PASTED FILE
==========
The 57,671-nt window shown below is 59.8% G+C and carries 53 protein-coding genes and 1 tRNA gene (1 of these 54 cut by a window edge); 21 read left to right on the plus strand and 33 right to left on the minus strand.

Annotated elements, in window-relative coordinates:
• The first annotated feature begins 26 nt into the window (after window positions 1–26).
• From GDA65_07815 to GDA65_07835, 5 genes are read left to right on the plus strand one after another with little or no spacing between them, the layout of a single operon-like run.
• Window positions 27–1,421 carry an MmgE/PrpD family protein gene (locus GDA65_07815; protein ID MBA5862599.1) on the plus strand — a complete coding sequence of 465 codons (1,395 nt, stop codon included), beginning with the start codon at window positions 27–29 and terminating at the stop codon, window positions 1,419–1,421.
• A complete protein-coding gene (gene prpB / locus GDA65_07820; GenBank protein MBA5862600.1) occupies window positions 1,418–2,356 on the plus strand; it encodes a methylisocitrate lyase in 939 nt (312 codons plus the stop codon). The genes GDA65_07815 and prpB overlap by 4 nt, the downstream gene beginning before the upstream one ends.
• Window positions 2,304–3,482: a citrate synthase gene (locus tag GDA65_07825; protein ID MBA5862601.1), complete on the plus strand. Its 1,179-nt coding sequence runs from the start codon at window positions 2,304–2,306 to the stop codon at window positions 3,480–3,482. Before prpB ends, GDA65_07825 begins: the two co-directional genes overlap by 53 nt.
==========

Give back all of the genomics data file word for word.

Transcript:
The 57,671-nt window shown below is 59.8% G+C and carries 53 protein-coding genes and 1 tRNA gene (1 of these 54 cut by a window edge); 21 read left to right on the plus strand and 33 right to left on the minus strand.

Annotated elements, in window-relative coordinates:
• The first annotated feature begins 26 nt into the window (after window positions 1–26).
• From GDA65_07815 to GDA65_07835, 5 genes are read left to right on the plus strand one after another with little or no spacing between them, the layout of a single operon-like run.
• Window positions 27–1,421 carry an MmgE/PrpD family protein gene (locus GDA65_07815; protein ID MBA5862599.1) on the plus strand — a complete coding sequence of 465 codons (1,395 nt, stop codon included), beginning with the start codon at window positions 27–29 and terminating at the stop codon, window positions 1,419–1,421.
• A complete protein-coding gene (gene prpB / locus GDA65_07820; GenBank protein MBA5862600.1) occupies window positions 1,418–2,356 on the plus strand; it encodes a methylisocitrate lyase in 939 nt (312 codons plus the stop codon). The genes GDA65_07815 and prpB overlap by 4 nt, the downstream gene beginning before the upstream one ends.
• Window positions 2,304–3,482: a citrate synthase gene (locus tag GDA65_07825; protein ID MBA5862601.1), complete on the plus strand. Its 1,179-nt coding sequence runs from the start codon at window positions 2,304–2,306 to the stop codon at window positions 3,480–3,482. Before prpB ends, GDA65_07825 begins: the two co-directional genes overlap by 53 nt.